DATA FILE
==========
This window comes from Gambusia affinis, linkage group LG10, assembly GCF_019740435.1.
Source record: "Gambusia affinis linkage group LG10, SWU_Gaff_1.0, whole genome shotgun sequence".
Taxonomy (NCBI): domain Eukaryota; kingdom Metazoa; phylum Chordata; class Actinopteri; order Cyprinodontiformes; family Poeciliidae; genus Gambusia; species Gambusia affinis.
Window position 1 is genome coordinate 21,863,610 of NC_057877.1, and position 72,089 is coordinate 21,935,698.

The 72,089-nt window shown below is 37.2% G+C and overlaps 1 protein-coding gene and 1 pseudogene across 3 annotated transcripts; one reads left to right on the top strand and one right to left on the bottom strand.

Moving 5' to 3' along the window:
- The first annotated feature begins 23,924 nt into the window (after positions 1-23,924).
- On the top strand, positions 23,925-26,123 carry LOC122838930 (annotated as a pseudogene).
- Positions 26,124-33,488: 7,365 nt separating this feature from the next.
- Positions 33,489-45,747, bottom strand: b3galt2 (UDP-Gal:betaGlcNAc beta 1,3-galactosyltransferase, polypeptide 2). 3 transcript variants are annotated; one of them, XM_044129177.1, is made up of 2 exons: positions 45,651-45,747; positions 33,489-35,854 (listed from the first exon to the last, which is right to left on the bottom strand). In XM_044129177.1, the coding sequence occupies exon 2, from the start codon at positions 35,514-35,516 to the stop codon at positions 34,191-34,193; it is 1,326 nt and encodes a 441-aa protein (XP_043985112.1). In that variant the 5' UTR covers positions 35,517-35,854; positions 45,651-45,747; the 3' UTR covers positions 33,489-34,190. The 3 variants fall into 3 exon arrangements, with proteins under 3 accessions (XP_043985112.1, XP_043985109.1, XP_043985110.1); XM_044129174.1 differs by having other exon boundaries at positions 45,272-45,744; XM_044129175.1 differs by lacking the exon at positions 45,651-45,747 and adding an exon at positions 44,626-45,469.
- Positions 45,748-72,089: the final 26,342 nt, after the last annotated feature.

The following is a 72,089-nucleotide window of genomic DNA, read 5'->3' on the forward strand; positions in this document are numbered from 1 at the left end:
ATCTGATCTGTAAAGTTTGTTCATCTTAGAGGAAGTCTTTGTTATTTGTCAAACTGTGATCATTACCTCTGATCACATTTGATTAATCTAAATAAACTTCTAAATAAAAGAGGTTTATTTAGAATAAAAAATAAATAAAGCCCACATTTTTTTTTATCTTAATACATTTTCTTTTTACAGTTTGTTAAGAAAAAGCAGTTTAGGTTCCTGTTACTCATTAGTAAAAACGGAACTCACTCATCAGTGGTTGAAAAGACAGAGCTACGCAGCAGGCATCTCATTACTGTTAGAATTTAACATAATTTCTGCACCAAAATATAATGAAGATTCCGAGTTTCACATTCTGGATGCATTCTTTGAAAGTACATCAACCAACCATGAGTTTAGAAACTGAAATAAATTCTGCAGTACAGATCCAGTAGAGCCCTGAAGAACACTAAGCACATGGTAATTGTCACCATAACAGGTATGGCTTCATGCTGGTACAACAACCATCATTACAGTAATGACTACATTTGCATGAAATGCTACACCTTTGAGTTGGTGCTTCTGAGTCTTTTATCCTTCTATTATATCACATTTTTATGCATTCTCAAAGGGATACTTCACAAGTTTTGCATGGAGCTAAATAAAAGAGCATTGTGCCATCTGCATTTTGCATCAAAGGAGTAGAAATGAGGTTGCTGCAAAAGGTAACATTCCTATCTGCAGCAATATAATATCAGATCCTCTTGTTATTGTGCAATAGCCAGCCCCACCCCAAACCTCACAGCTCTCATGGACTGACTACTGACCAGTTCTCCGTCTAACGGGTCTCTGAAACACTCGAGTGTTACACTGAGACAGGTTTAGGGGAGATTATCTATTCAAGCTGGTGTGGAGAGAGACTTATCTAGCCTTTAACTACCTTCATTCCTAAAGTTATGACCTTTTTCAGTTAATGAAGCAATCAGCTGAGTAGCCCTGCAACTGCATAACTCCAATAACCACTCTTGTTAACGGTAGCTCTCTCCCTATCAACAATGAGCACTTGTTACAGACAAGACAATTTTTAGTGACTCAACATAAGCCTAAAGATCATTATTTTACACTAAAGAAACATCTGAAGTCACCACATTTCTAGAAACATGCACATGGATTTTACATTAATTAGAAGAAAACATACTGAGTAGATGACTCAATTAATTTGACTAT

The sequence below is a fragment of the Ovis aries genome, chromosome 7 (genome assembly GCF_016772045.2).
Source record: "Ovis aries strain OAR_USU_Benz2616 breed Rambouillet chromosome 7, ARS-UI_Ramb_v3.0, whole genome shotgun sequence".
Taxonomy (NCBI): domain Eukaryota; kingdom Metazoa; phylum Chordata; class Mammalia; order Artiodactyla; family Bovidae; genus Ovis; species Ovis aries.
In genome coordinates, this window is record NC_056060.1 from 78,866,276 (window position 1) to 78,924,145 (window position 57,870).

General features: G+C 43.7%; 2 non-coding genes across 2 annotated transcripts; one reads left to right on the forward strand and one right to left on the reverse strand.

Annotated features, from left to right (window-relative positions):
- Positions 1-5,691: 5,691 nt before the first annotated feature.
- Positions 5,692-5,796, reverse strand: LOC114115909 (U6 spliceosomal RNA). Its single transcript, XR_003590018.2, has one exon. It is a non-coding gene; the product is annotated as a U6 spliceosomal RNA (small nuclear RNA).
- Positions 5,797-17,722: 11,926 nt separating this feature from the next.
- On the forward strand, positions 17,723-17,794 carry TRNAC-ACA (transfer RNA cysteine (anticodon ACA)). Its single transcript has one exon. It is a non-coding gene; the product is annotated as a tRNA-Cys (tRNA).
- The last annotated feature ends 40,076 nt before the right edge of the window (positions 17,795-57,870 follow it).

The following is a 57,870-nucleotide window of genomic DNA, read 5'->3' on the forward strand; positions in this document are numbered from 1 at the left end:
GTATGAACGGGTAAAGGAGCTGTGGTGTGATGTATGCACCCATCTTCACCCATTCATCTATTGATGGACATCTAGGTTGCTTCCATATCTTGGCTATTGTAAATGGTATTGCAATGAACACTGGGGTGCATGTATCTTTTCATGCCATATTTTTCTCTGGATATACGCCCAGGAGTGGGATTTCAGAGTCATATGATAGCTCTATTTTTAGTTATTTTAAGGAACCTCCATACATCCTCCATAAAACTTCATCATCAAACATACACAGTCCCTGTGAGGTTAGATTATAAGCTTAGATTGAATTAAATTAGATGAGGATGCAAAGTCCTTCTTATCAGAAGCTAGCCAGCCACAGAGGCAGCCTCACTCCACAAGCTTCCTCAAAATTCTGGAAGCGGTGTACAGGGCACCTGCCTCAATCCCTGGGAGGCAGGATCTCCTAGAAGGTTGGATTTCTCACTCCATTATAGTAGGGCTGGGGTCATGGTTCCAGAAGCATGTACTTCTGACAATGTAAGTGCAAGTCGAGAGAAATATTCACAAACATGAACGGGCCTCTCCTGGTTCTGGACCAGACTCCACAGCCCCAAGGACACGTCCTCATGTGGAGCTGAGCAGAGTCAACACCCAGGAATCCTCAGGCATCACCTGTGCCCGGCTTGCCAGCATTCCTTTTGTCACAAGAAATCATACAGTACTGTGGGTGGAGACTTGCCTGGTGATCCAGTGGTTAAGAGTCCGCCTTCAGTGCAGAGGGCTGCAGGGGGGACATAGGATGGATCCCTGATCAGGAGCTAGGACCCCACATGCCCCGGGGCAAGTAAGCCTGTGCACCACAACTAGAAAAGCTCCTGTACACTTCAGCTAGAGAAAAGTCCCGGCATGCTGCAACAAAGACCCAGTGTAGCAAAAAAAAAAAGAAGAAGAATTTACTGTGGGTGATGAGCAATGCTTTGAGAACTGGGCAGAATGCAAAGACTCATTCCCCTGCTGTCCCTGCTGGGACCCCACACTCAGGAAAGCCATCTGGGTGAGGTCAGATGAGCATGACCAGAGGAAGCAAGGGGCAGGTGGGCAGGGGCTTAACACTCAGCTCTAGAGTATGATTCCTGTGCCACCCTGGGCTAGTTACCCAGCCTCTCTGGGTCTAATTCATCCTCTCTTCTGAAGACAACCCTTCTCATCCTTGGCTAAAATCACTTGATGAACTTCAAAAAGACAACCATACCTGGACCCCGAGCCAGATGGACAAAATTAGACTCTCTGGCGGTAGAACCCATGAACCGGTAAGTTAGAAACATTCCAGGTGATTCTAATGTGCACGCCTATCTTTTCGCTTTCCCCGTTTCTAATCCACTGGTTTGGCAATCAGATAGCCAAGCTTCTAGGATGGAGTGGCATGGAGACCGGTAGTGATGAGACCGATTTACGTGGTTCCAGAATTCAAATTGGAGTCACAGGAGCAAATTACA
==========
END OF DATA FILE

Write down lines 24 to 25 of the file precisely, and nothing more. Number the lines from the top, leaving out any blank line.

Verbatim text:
- The last annotated feature ends 40,076 nt before the right edge of the window (positions 17,795-57,870 follow it).

The following is a 57,870-nucleotide window of genomic DNA, read 5'->3' on the forward strand; positions in this document are numbered from 1 at the left end: